Origin of the Claddagh Ring
August 18, 2010
The origin of The Claddagh ring is not as clear cut as I was hoping it to be. When I received mine for my 16th birthday from ex-boyfriend Justin, all I knew was that my older half-sister, Davina, had one when I was growing up and so I wanted one too in my effort to emulate her. Justin, being Irish himself, though the gift appropriate and presented it to me with clear instructions:
“When you wear it with the bottom of the heart pointed towards your knuckles, it means you’re in a relationship. When it’s pointed toward your fingernails, it means you’re single.”
That’s one variation of it, anyway. Further digging told me that it’s a popular Irish wedding ring and that to wear it on your ring finger on your left hand means you’re married or engaged and to wear it on your right hand ring finger, with the heart pointed towards your knuckles, means you’re open to love and pointed towards your fingertips means you’re closed to love. What confuses me is how you’re supposed to wear it if you’re in a serious relationship that’s not yet made it to the level of engagement. For me, I choose to wear it on my right hand with the heart pointed towards my knuckles, where some girls might wear a promise ring (that’s a whoooole other topic.. isn’t an engagement ring a promise ring, really?) But in reality, different books and websites all give different ways to wear the ring.
Let’s start with the meaning of the Claddagh ring which is, for the most part, inarguable:
The crown stands loyalty (fidelity), the hands for friendship and the heart for love. In essence, “Let love and friendship reign forever.”
History- taken from Fantasy-Ireland
The Eagle and Margaret Joyce
One legend in Claddagh history tells of Margaret Joyce (no relation to Richard), who married a wealthy Spanish merchant named Domingo de Rona. When her husband died, Margaret inherited de Rona’s fortune. Unlike most people, who would fritter away new riches, Joyce instead put them to good work in building bridges and performing many charitable works in Ireland’s western counties. To reward her for her extraordinary kindness and generosity, an eagle dropped the original Claddagh Ring into her lap.
Gods and Goddesses
Going back further, some believe Claddagh history began with the ancient Celts. The mythical Beathauile is said to represent the Crown. Dagda, father of the Celtic gods, represents the right hand of the Claddagh Ring. Anu, ancestral and universal mother of the Celts, represents the left hand. In a Christian version of this Irish legend, the crowned heart represents God the Father and the two hands signify Jesus and the Holy Spirit.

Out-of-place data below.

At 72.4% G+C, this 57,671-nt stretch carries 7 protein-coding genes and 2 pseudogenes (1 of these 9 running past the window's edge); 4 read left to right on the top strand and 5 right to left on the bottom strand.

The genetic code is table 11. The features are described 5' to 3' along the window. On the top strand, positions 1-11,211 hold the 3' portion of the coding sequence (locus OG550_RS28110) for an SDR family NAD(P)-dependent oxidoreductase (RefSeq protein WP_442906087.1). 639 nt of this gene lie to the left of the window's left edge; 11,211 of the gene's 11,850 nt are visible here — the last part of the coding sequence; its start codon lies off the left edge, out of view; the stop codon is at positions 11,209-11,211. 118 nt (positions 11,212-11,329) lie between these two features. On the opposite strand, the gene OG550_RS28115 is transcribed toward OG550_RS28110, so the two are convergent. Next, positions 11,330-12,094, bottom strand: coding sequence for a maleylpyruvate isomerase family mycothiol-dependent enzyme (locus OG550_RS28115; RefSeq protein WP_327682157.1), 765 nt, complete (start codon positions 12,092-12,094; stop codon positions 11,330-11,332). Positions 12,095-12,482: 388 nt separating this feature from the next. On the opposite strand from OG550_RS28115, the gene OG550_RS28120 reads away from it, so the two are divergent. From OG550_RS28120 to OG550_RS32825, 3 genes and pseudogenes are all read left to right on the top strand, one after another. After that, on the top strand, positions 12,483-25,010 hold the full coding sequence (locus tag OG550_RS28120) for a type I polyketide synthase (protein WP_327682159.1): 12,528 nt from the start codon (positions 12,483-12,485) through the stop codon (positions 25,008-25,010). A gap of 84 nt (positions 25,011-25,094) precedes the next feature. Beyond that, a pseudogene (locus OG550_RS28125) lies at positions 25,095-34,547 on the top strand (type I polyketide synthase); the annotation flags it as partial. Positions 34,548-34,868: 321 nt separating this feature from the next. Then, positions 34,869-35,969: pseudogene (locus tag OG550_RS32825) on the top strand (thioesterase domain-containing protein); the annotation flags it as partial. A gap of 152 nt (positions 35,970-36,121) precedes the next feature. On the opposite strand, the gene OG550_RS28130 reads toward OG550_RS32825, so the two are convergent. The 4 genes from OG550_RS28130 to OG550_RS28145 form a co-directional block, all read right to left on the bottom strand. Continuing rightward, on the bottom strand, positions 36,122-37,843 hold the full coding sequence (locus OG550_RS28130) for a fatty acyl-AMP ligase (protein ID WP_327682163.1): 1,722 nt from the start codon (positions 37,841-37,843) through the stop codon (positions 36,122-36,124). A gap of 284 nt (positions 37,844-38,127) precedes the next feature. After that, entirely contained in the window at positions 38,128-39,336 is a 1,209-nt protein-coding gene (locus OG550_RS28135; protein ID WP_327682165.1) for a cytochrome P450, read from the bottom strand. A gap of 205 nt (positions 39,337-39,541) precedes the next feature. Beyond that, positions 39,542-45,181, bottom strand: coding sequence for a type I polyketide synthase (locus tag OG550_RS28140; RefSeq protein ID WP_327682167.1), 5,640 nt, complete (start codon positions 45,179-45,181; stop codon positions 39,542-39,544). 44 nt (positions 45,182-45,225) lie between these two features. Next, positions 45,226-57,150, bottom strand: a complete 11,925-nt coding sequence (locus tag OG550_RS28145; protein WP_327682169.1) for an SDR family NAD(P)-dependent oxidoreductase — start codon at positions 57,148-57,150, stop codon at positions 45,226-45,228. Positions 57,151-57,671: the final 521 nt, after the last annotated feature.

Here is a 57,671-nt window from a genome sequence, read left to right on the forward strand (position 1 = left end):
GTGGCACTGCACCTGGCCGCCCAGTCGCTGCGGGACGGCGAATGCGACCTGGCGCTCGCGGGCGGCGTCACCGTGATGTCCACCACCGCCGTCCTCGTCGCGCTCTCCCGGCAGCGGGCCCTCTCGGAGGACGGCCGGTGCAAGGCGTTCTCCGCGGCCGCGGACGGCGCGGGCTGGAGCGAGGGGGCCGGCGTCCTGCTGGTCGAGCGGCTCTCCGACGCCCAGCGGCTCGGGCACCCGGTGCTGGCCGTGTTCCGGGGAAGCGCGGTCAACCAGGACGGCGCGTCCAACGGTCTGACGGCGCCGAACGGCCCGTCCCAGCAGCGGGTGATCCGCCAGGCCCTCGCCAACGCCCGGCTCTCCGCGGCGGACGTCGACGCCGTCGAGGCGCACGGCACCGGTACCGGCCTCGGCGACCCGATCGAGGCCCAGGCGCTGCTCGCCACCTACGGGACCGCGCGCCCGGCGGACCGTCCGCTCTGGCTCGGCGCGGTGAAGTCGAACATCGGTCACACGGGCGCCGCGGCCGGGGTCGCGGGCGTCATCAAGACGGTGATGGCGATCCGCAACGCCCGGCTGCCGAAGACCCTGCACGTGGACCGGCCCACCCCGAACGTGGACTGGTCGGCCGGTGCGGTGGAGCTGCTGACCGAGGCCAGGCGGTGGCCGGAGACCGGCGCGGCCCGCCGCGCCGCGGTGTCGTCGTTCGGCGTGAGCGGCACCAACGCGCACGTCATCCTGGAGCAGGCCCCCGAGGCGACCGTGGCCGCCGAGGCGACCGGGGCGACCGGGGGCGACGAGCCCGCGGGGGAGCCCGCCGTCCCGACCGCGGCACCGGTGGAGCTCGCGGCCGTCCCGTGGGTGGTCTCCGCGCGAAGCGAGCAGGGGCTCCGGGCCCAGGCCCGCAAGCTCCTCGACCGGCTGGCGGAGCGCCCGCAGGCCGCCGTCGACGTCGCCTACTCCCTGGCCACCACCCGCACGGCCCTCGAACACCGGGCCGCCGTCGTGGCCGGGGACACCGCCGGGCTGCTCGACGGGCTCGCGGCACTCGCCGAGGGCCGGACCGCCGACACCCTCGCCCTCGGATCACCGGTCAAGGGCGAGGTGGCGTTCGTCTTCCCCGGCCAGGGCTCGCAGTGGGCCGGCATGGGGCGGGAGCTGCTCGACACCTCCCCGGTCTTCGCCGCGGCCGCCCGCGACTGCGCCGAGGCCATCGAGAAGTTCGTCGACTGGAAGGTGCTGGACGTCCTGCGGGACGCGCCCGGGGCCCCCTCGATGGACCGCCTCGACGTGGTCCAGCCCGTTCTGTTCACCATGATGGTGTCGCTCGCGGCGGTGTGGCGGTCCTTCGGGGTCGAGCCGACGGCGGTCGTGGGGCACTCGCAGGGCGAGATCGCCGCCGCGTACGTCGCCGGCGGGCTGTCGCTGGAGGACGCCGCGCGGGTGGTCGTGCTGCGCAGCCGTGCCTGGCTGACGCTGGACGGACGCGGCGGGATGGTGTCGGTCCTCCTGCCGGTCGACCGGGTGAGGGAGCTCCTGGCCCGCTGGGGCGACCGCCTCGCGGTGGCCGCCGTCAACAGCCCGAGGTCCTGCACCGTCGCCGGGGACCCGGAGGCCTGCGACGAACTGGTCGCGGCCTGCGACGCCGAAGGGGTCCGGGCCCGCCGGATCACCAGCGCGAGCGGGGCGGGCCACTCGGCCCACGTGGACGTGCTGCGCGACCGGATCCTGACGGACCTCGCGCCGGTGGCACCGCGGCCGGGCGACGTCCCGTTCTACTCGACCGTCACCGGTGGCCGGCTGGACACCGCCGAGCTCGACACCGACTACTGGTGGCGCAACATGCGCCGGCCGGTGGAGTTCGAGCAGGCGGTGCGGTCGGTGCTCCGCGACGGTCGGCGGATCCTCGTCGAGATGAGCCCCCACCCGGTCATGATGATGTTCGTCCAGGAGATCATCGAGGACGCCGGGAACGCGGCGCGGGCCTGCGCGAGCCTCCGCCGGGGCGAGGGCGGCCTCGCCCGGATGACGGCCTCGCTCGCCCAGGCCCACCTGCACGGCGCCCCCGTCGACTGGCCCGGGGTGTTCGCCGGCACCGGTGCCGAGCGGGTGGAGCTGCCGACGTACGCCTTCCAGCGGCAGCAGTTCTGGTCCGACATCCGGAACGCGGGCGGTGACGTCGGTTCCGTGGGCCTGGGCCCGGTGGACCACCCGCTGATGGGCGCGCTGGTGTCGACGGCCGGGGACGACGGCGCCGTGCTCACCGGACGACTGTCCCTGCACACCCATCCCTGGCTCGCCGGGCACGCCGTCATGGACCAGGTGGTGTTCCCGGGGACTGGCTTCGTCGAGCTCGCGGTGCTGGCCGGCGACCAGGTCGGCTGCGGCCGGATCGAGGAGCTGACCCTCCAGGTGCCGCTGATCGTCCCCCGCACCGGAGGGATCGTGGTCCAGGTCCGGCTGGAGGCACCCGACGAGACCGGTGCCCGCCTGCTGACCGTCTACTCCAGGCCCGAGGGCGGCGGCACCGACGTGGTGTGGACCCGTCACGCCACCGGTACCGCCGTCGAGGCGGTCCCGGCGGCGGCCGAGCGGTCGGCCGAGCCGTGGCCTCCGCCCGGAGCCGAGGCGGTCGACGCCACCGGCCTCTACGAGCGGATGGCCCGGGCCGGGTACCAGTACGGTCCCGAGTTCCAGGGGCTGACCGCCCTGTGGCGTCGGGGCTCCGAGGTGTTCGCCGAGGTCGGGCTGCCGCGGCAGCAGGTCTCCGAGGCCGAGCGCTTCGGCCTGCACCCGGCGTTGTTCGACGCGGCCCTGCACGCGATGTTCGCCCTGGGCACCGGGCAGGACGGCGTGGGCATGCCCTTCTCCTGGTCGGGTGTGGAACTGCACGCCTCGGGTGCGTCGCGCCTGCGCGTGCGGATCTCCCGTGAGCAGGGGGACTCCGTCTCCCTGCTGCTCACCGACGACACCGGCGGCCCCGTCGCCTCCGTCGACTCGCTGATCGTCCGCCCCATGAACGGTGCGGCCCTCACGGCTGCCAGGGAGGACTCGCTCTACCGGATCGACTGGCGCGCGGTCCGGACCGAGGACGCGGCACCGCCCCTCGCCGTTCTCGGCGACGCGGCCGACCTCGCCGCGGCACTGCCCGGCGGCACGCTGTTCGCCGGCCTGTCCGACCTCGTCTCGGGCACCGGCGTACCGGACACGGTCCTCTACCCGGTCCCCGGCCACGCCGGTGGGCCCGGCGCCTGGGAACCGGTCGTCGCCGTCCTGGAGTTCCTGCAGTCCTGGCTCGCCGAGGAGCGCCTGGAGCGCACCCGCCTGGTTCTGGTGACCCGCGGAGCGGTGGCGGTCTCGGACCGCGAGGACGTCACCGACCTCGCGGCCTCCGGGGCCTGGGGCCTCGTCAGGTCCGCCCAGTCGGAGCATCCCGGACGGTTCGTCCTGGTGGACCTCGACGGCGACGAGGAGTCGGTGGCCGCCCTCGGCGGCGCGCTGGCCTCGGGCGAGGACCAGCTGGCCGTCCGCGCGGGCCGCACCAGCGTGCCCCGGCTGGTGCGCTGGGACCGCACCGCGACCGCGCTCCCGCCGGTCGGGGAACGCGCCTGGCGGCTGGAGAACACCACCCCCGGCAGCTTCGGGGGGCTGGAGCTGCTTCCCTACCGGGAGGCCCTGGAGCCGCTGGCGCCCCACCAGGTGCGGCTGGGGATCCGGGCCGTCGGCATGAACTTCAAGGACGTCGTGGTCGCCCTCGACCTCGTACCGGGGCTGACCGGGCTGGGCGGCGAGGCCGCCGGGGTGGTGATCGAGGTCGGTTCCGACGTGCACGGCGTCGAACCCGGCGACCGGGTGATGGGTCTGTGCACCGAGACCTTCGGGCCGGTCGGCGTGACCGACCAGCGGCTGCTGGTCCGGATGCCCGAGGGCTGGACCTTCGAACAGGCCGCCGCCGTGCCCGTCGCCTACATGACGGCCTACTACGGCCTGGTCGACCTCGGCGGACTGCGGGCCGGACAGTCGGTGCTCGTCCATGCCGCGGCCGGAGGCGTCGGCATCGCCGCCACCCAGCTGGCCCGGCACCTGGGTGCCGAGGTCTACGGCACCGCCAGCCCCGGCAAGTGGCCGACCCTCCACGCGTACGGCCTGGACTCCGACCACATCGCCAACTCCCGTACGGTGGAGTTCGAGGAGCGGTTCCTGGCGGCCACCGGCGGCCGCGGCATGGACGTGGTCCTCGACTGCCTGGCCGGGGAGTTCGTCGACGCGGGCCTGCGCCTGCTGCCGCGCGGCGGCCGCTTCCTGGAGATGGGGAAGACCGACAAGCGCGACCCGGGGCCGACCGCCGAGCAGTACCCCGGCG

The Fisher Kings
Claddagh history merges with tales of the sea in the town of Claddagh, which is said to be one of the oldest fishing villages in Ireland. For centuries, fishermen from the area took to sea with the Claddagh crest on their ships and sails. The crest was used for identification – fishermen from outside the area fishing in their waters were chased away or killed. So the Claddagh ring is also an original symbol of the “Fisher Kings” of the Galway town of Claddagh, Ireland.
Perhaps the most fantastic tale claiming to be part of Claddagh history involves a king who fell in love with a peasant girl. Because of class distinctions between the two, the king could not marry the girl he loved. His grief was too much for him to bear; and he killed himself. But his dying wish was for his hands to be chopped off and placed around his heart as a symbol of his undying love. How gruesomely charming!
Conventional Wisdom – The Real Truth?
The most common – and most believable – tale of Claddagh history begins with a young man from Galway by the name of Richard Joyce leaving his true love to make his fortune in the West Indies. As he sailed toward his goal, his ship was captured by a band of pirates and he was sold as a slave to a Moorish goldsmith.
Through the many years of service to the goldsmith, Richard perfected the art of jewelry making himself, eventually becoming a master craftsman and earning the respect and admiration of his master. When King William III negotiated the freedom of the slaves in 1689, the Moor offered Richard the hand of his daughter and a healthy dowry on top of that. But Richard refused….for his heart still lay in Ireland.
Returning to Galway, Richard found that his sweetheart had remained true to him through all those years. In a fitting tribute to his true love, he fashioned the Claddagh ring. The two hands represented their friendship. The crown signified their loyalty. The heart symbolized their love. Richard wedded his beloved and presented the first Claddagh to her as her wedding ring. And the two lived happily ever after….never to be apart again.
This legend of Claddagh history is not entirely without basis. Indeed, the earliest examples of Claddagh rings bear Richard Joyce’s initials. So it makes sense that most scholars and everyday people believe the legend of Mr. Joyce to be the true origin of Claddagh history.
To me, it’s not so much where the Claddagh originated from or even how to wear it, but that you bring to every relationship the values that the ring embodies- love, friendship and loyalty.